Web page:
As we head into the holiday season and the flurry of Black Friday sales, many brands are focused on maximizing their end-of-year profits and drawing in consumers by offering major discounts to the anticipated 180 million people who will shop online or in-store over Thanksgiving weekend alone.
But a number of brands are standing out and differentiating themselves from the pack by adopting a different approach, by appealing to a more loyal segment of consumers who seek to support companies that align more deeply with their values and give back to society as a whole.
CorpSumers™ are a highly influential and growing segment of consumers whose values are the driver of their purchasing decisions. CorpSumers care more about corporate reputation and social impact than the features and benefits of the products. And an overwhelming 93% of CorpSumers are more likely to purchase their holiday gifts from companies that have a clear ethos and take a stance on social issues.
Following our second annual CorpSumer study released last month, MWWPR and Wakefield Research also conducted a national survey on holiday shopping plans which shows that during the festive season, CorpSumers’ buying habits are still motivated by their perception of core company principles, rather than price. Over 3 in 4 (76%) US CorpSumers will decide where they spend their money on gifts based on whether the company has similar values to themselves.
True Doing Good Drives Loyalty
But for these socially-conscious consumers, making a one-off donation at the cash register in December is not enough, and a company’s stance on societal issues is a greater consideration than discounts and deals. Our previous research shows that CorpSumers can easily spot attempts at “goodwashing” and will not be impressed by companies who make half-hearted attempts at showing purpose. It is the brands with intentional purpose and shared values that will win with CorpSumers this holiday season.
For the CorpSumer, a company needs to consistently and authentically demonstrate its commitment to its values over time. As we previously highlighted, companies like Patagonia have been a longstanding proponent of environmental causes, which has truly elevated and differentiated their brand. In 2016 the consumer response to their campaign pledging to donate all profits from their Black Friday sales exceeded expectations, generating $10 million for environmental causes – and five times the amount they anticipated. The impact of embedding this purpose at the core of their brand has been lasting, and Patagonia has distinguished itself as a steward of the environment through a series of bold actions, including donating 1% of its daily global sales to green causes, protesting the selling off of national monuments, and promoting the incorporation of recycled materials in its clothing line.
Similarly, Everlane has garnered praise for their campaign to donate $13 to support beach cleanups across the United States for every customer order placed on Black Friday. The environmentally-conscious brand has long been committed to reducing plastic waste, also demonstrated by their public pledge to remove all new plastic from their supply chain by 2021, and the simultaneous launch of their “ReNew” clothing line made entirely from recycled plastic bottles. Each $13 donation will support the removal of 1lb. of plastic waste from a beach, and the brand aims to raise enough to prevent 20,000 pounds of garbage from entering the ocean. Everlane’s devotion to its purpose is so deep, it is literally writ large in window display of its New York flagship store that features an array of reclaimed plastic bottles.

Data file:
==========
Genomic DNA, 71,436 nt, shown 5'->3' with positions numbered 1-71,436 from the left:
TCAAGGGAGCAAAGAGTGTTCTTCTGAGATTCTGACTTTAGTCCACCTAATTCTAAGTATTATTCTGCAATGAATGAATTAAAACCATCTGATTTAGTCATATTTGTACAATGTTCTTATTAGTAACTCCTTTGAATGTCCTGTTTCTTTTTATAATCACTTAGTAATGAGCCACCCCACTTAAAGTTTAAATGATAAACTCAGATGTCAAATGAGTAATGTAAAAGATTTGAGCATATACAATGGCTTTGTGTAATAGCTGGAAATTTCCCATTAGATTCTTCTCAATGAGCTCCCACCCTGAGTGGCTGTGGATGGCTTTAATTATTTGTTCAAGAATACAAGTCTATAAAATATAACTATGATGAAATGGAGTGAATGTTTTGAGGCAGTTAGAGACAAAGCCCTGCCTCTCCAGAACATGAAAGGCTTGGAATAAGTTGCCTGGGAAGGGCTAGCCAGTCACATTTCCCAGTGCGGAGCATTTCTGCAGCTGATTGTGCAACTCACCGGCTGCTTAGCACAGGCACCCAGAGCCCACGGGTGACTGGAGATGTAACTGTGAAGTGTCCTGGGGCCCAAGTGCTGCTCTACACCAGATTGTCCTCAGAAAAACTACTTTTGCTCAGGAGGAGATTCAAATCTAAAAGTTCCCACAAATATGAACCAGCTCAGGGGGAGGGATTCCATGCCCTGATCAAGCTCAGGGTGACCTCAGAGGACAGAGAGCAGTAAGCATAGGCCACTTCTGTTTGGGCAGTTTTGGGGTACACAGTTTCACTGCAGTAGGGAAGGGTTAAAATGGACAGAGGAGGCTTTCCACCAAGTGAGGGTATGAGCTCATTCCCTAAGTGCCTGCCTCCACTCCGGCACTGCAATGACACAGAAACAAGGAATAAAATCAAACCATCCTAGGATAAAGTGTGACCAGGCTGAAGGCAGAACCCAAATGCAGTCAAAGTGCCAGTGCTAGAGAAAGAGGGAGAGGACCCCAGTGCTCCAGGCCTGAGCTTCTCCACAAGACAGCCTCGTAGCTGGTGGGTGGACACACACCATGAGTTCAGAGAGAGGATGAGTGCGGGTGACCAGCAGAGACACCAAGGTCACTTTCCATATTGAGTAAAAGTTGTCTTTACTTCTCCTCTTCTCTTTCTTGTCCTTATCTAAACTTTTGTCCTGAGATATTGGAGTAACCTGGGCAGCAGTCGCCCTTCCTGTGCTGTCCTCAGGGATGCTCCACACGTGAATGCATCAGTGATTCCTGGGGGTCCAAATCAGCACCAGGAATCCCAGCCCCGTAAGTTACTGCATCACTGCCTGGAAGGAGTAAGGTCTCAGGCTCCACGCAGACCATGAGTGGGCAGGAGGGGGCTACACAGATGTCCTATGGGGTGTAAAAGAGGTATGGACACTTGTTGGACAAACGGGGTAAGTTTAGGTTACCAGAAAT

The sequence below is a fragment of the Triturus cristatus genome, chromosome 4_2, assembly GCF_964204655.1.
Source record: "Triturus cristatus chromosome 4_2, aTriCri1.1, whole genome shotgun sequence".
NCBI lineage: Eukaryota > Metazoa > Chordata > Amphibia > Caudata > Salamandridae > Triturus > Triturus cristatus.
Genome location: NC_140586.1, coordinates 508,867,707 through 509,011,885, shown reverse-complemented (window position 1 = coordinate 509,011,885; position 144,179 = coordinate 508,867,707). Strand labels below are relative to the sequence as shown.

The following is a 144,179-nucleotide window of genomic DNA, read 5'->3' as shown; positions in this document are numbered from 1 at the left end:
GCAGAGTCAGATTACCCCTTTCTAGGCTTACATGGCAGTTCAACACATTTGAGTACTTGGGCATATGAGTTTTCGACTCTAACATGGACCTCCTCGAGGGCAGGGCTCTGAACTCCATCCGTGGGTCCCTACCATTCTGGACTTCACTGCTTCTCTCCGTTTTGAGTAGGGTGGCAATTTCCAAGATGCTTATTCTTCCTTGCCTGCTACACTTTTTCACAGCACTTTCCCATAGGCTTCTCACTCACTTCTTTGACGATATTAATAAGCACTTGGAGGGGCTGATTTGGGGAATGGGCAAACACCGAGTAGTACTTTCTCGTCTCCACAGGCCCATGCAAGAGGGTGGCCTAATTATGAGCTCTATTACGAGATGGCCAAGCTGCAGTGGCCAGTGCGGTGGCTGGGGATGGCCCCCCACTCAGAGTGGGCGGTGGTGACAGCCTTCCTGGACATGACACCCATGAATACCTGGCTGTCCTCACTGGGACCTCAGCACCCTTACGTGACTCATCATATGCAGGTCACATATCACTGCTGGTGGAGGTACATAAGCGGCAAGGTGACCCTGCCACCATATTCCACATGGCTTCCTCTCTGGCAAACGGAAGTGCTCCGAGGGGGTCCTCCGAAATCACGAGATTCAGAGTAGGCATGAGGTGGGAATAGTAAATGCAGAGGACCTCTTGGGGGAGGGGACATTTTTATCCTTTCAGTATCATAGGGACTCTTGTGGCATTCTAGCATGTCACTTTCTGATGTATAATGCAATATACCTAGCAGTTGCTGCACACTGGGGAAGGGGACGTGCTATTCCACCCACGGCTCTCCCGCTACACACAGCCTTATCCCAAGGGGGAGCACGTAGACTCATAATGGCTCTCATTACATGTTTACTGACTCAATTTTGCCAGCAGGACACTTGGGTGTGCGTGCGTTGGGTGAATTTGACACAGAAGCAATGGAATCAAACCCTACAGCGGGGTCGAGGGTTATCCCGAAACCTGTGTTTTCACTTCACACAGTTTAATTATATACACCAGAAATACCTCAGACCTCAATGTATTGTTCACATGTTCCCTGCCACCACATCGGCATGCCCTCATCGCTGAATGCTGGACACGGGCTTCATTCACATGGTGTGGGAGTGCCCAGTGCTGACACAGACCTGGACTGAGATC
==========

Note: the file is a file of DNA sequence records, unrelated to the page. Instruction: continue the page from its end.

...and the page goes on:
Companies that close their doors on key national holidays also have the power to positively influence the spending decisions of CorpSumers, with 97% being more interested in purchasing from a company that enables employees to spend time with their friends or family.
REI, the outdoor retailer, has made taking this stance a major part of its brand identity by choosing to remain closed on Black Friday since 2015, giving its 12,000 employees a paid day off, and urging everyone to #OptOutside with a thought-provoking social media campaign. In 2018, not only will every one of its 153 physical stores will be closed, but the REI website will also go dark.
While closing on the biggest shopping day of the year may appear counterintuitive, for REI this stance completely aligns with the ethos of a company which points out that in any given year, 150 million Americans don’t spend any time outdoors, but instead spend the majority of their time inside staring at screens. So by encouraging people to get out and enjoy nature in our national parks, the company is staying true to its principles and its reason for being, with considerable success. In 2017, more than 1.4 million people and 170 organizations chose to participate in the #OptOutside campaign.
While these initiatives may seem like the opposite of bolstering profits at the most critical time of year, these companies know that their actions resonate beyond just differentiating their brand from the pack and receiving positive PR. By continually expounding their deeply-held values and encouraging their consumers to join them as activists and champions for shared causes, brands will be rewarded with the ultimate year-round gift of CorpSumer loyalty.